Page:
Martha Washington commissioned portraits of herself and her husband from Stuart in 1796 but never received them despite frequent requests. Stuart kept them unfinished as sources for his roughly 75 replicas.
The same year Washington sat for Stuart’s “Athenaeum” portrait, he saved the struggling Liberty Hall Academy — W&L’s predecessor — when he gave the school $20,000 worth of James River Canal stock. The trustees promptly renamed the school Washington Academy, as an expression of their gratitude.
Mount Vernon’s portrait by Stuart was painted in about 1798 and is one of the finest of Stuart’s replicas. Landscape artist George Beck of Philadelphia purchased it directly from Stuart. After it passed through several families in Kentucky, the Mount Vernon Ladies’ Association received it as a gift in 1904.
“We are delighted about the opportunities that this exchange presents,” said Washington and Lee President William C. Dudley. “Bringing the Stuart portrait to our campus allows us to better tell the story of George Washington’s pivotal gift to the university while simultaneously expanding the audience for the Peale portrait, which is truly one of a kind. We are grateful to the Mount Vernon Ladies’ Association for its partnership and look forward to continued collaboration as we seek to tell the many stories of Washington and Lee’s history.”
“We are honored to welcome home such an important portrait, which was painted here, and displayed at Mount Vernon throughout the life of George and Martha Washington,” said Doug Bradburn, president and CEO of George Washington’s Mount Vernon. “Visitors from around the world will get a chance to see George Washington in the vigor of youth, before the years of toil and sacrifice had aged him, and I believe it will inspire millions to connect with and learn from the lessons of the past. We thank Washington and Lee for its continued partnership in education, and sharing in our mission to tell the story of the father of our country.”
The loan is temporary and will initially last two years, with the option to renew. In the meantime, the university is currently in the process of hiring a director of institutional history who will oversee the planning, development and construction of a new university museum, where the Peale portrait will return to take a place of honor.
Call for Proposals W&L’s Community Grants Committee will evaluate proposals in early November
Washington and Lee University’s Community Grants Committee would like to remind the community of its Fall 2018 proposal evaluation schedule. Community Grants Proposals may be submitted at any time but are reviewed semiannually: at the end of the calendar year and at the end of the fiscal year. The deadline for submitting a proposal for the Fall 2018 evaluation is 4:30 p.m. on Friday, Nov. 2, 2018.
Established in the spring of 2008, the purpose of the program is to support non-profit organizations in the Lexington/Rockbridge community. The program began its first full year on July 1, 2008, coinciding with the start of the University’s fiscal year. The University will award a total of $60,000 during the program’s 2018-19 cycle.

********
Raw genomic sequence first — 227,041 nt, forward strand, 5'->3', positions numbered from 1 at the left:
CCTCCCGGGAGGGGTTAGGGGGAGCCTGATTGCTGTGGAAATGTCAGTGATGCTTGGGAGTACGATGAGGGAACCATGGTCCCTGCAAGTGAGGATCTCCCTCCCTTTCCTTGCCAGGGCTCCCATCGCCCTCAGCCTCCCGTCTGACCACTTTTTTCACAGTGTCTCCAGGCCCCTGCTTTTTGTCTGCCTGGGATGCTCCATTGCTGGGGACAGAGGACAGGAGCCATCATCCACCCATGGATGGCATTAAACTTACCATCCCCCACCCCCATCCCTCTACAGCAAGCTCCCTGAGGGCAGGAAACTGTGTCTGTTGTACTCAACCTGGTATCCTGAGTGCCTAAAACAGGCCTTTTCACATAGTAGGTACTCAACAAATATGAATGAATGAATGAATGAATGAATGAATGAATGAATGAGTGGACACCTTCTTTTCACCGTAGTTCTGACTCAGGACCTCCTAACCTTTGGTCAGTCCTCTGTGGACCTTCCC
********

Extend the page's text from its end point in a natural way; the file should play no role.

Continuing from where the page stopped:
During the second round of the 2017-18 evaluations held in March 2018, 16 organizations submitted proposals for a total of almost $97,000 in requests. The University made $19,093 grants to 9 of those organizations. Those organizations were:
- City of Buena Vista Parks and Recreation Department
- Gospel Way Church of God in Christ
- Rockbridge Area Hospice
- Lime Kiln Arts, Inc.
- Rockbridge Area Transportation System, Inc.
- Rockbridge Regional Drug Task Force
- Samuel’s Supper
- Shenandoah Preschool
Interested parties may access the Community Grants Committee website and download a copy of the proposal guidelines at the following address:
The second round of proposals for 2018-19 will be due on Friday, March 1, 2019.
Please call 540-458-8417 with questions. Proposals should be submitted as electronic attachments (word or pdf) via email to firstname.lastname@example.org. If an electronic submission is not possible, materials may be faxed to 540-458-8745 or mailed to:
Washington and Lee University Community Grants Committee
Attn: James D. Farrar Jr.
Office of the Secretary
204 W. Washington Street
Washington and Lee University
Lexington, VA 24450
W&L Welcomes New Trustee Bill Payne ’88 Payne joined the W&L Board of Trustees on October 5.
William G. “Bill” Payne of Dallas, Texas, joined the Washington and Lee University Board of Trustees on October 5, at the board’s fall meeting in Lexington.
Payne graduated from W&L in 1988 with a B.S. in business administration and accounting, and from Northwestern University’s Kellogg School of Management in 1993, where he was a member of Beta Gamma Sigma honors society.
After graduating from W&L, Payne worked for three years for Arthur Andersen in its tax and audit divisions in Atlanta, Georgia. Following graduate school, hespent nine years with Donaldson, Lufkin & Jenrette/Credit Suisse First Boston in their New York and Dallas investment banking offices, where he served as a senior vice president.